Friday, June 22, 2012

Court sidesteps broad issue of broadcast indecency, throws out FCC fines for nudity, cursing

WASHINGTON — Broadcasters anticipating a major constitutional ruling on the government’s authority to regulate what can be shown and said on the airwaves instead won only the smallest of Supreme Court victories Thursday.
The justices unanimously threw out fines and other penalties against Fox and ABC television stations that violated the Federal Communications Commission policy regulating curse words and nudity on television airwaves.
Forgoing a broader constitutional ruling, however, the court concluded only that broadcasters could not have known in advance that obscenities uttered during awards show programs on Fox stations and a brief display of nudity on an episode of ABC’s “NYPD Blue” could give rise to penalties. ABC and 45 affiliates had been hit with proposed fines totaling nearly $1.24 million.
Broadcasters had argued that the revolution in technology that has brought the Internet, satellite television and cable has made the rules themselves obsolete. The regulations apply only to broadcast channels.
The justices said the FCC is free to revise its indecency policy, which is intended to keep the airwaves free of objectionable material during the hours when children are likely to be watching.
The agency’s chairman, Julius Genachowski, said the ruling “appears to be narrowly limited to procedural issues related to actions taken a number of years ago. Consistent with vital First Amendment principles, the FCC will carry out Congress’s directive to protect young TV viewers.”
It was the second time the court has confronted, but not ruled conclusively on the FCC’s policy on isolated expletives. Justice Anthony Kennedy said in his opinion for the court that “it is unnecessary for the court to address the constitutionality of the current policy.”


Depressed Teen Turns to Jesus For Help

School encouraged pupil to write 'suicide note'

Wesley Walker, 14, was told to write to his mother as if he had a terminal illness and only had a few hours to live.
But when he handed the note to his mother Vicki, she believed it was a suicide letter and thought her son was going to hang himself. (Click here to view the letter).
The letter, seen by the BBC, said: "I am writing this letter to say goodbye and thank you for giving me life and don't cry I don't want you to be sad I want you to remember the fun times and the happy times."
Wesley added: "I know I have been a pain at the best of times but I am with nan and grandad now."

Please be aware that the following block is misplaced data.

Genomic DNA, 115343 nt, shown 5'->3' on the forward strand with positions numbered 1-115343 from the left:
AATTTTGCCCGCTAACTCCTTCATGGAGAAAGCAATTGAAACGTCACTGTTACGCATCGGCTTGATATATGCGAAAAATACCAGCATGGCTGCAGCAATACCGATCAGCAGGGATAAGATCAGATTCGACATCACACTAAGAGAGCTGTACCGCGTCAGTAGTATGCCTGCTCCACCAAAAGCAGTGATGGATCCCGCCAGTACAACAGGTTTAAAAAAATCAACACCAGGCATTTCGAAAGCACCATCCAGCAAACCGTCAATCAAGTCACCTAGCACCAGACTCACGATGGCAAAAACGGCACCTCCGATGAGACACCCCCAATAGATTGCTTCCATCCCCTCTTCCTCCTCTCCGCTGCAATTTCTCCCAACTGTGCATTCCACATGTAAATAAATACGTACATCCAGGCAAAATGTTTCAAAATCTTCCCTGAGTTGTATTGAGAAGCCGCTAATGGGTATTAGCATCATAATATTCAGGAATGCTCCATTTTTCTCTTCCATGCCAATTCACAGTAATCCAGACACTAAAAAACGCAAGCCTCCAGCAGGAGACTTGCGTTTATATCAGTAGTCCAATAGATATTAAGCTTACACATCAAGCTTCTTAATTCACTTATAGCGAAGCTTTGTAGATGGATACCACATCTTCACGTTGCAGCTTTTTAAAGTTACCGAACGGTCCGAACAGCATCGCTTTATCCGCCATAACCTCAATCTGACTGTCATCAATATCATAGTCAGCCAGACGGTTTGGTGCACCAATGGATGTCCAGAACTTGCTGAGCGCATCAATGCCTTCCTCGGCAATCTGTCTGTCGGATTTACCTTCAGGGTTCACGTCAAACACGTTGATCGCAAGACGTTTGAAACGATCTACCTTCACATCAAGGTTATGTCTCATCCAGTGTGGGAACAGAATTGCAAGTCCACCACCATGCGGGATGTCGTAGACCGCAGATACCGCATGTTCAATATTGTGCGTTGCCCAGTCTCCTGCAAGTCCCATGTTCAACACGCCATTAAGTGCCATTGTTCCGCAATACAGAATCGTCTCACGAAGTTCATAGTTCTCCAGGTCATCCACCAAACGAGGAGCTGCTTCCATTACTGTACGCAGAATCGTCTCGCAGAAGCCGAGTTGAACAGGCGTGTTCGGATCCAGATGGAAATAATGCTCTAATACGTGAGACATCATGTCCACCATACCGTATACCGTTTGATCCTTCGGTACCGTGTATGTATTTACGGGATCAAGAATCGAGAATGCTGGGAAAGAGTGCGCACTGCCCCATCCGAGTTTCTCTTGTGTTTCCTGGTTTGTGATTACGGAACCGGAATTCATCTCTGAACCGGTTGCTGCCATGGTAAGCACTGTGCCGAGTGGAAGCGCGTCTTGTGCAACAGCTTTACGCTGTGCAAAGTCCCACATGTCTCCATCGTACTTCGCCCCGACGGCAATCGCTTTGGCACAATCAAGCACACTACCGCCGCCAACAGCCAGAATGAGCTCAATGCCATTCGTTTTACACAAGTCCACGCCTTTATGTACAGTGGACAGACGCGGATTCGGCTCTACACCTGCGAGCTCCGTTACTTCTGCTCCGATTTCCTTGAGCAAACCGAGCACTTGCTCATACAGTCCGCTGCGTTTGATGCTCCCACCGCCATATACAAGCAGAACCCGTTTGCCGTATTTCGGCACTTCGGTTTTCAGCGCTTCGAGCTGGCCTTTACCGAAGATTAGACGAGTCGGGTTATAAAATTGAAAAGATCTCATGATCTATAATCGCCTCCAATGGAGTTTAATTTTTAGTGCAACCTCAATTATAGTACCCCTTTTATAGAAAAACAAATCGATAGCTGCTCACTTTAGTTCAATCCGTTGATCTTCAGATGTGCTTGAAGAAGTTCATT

He also asked his mother to give his Xbox console and games to his father, leaving her everything else.


Bullies Apologize to Bus Monitor Karen Klein

Does Belief in Heaven & a Forgiving God Lead to Higher Crime Rates?

Can we blame God’s mercy for higher crime rates? This is the seemingly bizarre question that the NewScientist is asking this morning, as the outlet explores eternal damnation and the ways in which faith interacts with, complicates and impacts criminal activity.
The focus of the article is a new study from the University of Oregon in Eugen, which seems to show that there could be a correlation between belief in heaven and a forgiving God and…breaking the law.
Dr. Azim Shariff, a psychology professor, and his team looked at global data that highlights peoples’ beliefs about life after death and also looked at information collected by the United Nations Office on Drugs and Crime. The massive examination included 143,000 individuals living in 67 nations. Obviously, such a massive sample enabled the team to include a diversity of religious backgrounds.
In most of the countries examined, it was more likely that people reported a belief in heaven than in hell. From this, the researchers were able to examine the intensity and degree to which each nation’s belief of heaven outpaced its acceptance of hell. The goal was to explore how differences in belief surrounding both post-mortem localities impact crime.
Interestingly, here’s what the researchers found: Even after controlling for crime-related issues like GDP, income inconsistencies, population density and life expectancy, national crime rates were higher when nations believe strongly in heaven but have weak acceptance of a hell.
“Belief in a benevolent, forgiving god could license people to think they can get away with things,” Shariff explains, but he cautions that this speculation is preliminary and that causation hasn’t yet been proven between religious beliefs and crime rates.


Ill. Supreme Court: Sex With 17-Year-Old Was Legal, Pictures Were Not

SPRINGFIELD, Ill. (CBS) – In a case that highlights one of the unusual incongruities of state laws, the Illinois Supreme Court ruled Thursday that a downstate man didn’t commit a crime when he had sex with his 17-year-old girlfriend, but he did break the law when he took pictures of them in the act.
Marshall Hollins was arrested in downstate Freeport in March 2009, and charged with three counts of child pornography after photographing himself having sex with his 17-year-old girlfriend, but he was not charged with statutory rape, since the age of consent for sex in Illinois is 17. But, in Illinois, it is illegal to photograph anyone under the age of 18 engaged in a sexual act.


Election 2012: "A Nation at the Crossroads"